After Wednesday’s ride discomfort in the 335i, we’ve dropped the rear tyres from 38psi down to 32, and the difference is noticeable, but not enough. It’s an exceptionally long-legged car, the 335i Touring, with a tremendous engine and genuine shove-in-the-back accelerative ability, but it never relaxes on these roads.
It feels constantly alive when you’re only trying cruise, and demands firm hands and plenty of concentration. Every time the front tyres react to bumps, the steering-wheel moves and so does the car, creating a frustrating amount of head toss.
In comparsion, the Sportwagon feels totally at home. There’s more road noise, and you can hear some exhaust-hiss through the rear floor under full throttle that isn’t there in the sedan, but it’s much more relaxing.
As the front wheels react to the road surface, the steering-wheel casually rocks in your hands, body still arrow-straight and head toss non-existent. Even the SS V’s firm ride quality makes total sense out here.
But for the full waterbed experience, the Territory is unmatched. You can feel it struggling against its house-brick aerodynamics at higher speeds and its subsequent thirst is a direct result of that, but arguably no other sports SUV in existence can match its comfort.
FRIDAY: After a hearty dinner of vegemite and cheese on white toast the previous evening, bought from the servo down the road, and instant coffee for brekky, we leave Dubbo in peak-hour.
The road to nearby Wellington is packed with cars and, after two days of minimal traffic and epic speeds, it’s a weird feeling. And we’re stuck behind a radar copper in an XR6 Turbo doing 102km/h. For an hour and a half. Karma, perhaps?
But it gives me time to reflect on the crawl back to Sydney. Unlike every Holden load-lugger since 1957, the Sportwagon really is ‘sporting’, and in a few months will even become the rather trite-sounding HSV ‘Tourer’.
Indeed, here’s a large, big-power wagon for a third of the price of an E500, that is more likeable and suitable to interstate road trips than a BMW 335i, and a more efficient way to travel than Ford’s benchmark SUV. If the VE Sportwagon is anything to go by, the station wagon can’t be dead. It certainly doesn’t deserve to be.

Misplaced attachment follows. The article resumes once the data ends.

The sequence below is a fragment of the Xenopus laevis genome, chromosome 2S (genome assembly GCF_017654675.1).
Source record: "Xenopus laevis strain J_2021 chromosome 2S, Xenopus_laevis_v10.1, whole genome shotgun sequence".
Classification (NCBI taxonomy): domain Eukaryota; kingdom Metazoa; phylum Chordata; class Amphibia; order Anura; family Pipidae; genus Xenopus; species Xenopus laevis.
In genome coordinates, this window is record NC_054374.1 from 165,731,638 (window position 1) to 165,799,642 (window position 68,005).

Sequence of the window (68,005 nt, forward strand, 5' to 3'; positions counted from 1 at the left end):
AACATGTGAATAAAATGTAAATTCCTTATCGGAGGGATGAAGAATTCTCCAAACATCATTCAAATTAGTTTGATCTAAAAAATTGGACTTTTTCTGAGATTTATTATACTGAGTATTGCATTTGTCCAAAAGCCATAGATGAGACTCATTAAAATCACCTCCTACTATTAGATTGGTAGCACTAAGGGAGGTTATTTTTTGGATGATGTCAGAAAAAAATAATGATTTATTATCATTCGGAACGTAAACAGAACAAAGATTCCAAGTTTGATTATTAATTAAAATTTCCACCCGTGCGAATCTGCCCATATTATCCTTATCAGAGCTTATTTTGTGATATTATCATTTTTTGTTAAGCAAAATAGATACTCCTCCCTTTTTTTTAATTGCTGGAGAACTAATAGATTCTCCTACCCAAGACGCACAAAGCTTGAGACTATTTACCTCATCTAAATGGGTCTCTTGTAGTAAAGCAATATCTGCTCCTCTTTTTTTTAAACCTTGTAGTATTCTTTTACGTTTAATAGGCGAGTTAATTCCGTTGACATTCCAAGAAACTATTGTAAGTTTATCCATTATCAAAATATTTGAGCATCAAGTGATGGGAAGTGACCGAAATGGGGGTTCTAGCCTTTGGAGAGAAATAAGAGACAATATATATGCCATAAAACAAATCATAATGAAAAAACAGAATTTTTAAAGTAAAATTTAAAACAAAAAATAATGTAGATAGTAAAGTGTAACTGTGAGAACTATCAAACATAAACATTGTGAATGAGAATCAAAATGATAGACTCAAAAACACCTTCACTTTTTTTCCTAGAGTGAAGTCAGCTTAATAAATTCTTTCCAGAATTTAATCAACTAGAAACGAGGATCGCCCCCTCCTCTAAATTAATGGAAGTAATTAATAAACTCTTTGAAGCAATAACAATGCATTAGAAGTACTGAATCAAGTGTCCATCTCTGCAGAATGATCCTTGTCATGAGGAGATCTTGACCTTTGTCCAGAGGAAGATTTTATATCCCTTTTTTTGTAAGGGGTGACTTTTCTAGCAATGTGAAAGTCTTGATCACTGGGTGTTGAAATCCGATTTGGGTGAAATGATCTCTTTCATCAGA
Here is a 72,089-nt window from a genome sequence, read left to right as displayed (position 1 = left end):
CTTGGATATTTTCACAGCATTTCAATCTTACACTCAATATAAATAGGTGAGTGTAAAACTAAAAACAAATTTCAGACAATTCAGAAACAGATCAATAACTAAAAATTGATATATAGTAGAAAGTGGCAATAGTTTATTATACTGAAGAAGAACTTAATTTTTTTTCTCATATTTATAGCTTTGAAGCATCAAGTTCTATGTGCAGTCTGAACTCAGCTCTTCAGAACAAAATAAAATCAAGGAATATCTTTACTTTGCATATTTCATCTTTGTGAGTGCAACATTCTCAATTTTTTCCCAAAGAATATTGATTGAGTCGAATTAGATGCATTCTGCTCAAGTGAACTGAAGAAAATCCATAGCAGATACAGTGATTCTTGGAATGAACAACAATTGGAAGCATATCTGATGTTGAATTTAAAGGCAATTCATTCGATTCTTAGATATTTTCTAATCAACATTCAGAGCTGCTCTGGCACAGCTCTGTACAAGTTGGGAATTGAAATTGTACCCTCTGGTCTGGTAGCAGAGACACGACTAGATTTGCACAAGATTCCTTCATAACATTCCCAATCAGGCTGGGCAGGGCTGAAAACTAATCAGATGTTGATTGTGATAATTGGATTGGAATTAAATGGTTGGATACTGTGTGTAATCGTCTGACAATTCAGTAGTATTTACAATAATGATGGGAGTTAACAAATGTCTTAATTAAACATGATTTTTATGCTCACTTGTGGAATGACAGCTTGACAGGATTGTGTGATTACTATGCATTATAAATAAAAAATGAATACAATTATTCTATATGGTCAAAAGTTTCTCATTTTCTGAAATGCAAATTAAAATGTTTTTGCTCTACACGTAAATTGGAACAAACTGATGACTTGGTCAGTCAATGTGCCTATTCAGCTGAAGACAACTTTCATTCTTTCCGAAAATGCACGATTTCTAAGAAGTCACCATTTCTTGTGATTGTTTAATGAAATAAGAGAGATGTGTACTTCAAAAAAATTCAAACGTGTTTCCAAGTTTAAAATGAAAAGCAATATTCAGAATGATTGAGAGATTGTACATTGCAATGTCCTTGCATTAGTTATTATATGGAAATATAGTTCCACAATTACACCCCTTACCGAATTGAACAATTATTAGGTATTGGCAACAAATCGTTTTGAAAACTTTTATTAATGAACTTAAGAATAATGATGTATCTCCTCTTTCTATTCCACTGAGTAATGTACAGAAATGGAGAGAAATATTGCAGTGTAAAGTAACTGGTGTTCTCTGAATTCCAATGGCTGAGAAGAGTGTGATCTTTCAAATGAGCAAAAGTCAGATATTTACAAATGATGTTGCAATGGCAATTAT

Straight from the archives on classic MOTOR
|FPV F6X||BMW 335i Touring||Holden SS V Sportwagon|
|Body||5-door, 5-seat SUV||5-door, 5-seat wagon|
|Engine||3984cc in-line 6, DOHC, 24v, turbo||2979cc in-line 6, DOHC, 24v, twin-turbo||5967cc 90-degree V8, OHV, 16v|
|Bore x Stroke||92.3 x 99.3mm||84.0 x 89.6mm||101.6 x 92.0mm|
|Power||270kW @ 5000rpm||225kW @ 5800rpm||270kW @ 5700rpm|
|Torque||550Nm @ 2000-4250rpm||400Nm @ 1300rpm||530Nm @ 4400rpm|
|0-400m||14.09sec @ 165.44km/h||13.51sec @ 170.65km/h||13.60sec @ 171.36km/h|
|Suspension (f)||double A-arms, coil springs anti-roll bar||struts, A-arms, anti-roll bar|
|Suspension (r)||multi-links, coil springs, anti-roll bar|
|Tracks||1626mm (f); 1597mm (r)||1500mm (f); 1513mm (r)||1602mm (f); 1618mm (r)|
|Brakes (f)||355mm ventilated discs,
|348mm ventilated discs,
|321mm ventilated discs,
|Brakes (r)||328mm ventilated discs,
|336mm ventilated discs,
|350mm ventilated discs,
|Tyres||Goodyear Fortera HL edition;
235/55 R18 104V (f/r)
|Bridgestone Potenza RE050A II;
225/45R17 91W (f),
225/40R17 94W (r)
|Bridgestone Potenza RE050A;
245/40R19 98W (f/r)
|Pros||Brilliant ride; crisp steering;
powerhouse engine; seats
sharp handling; superb efficiency
|The best VE variant of all;
character; agility and versatility
ageing styling; high-speed thirst
heavy low-speed steering; price
|Lacks ride polish;
interior not up to exterior; tyre rumble
|Rating||4 out of 5 stars||3.5 out of 5 stars||3.5 out of 5 stars|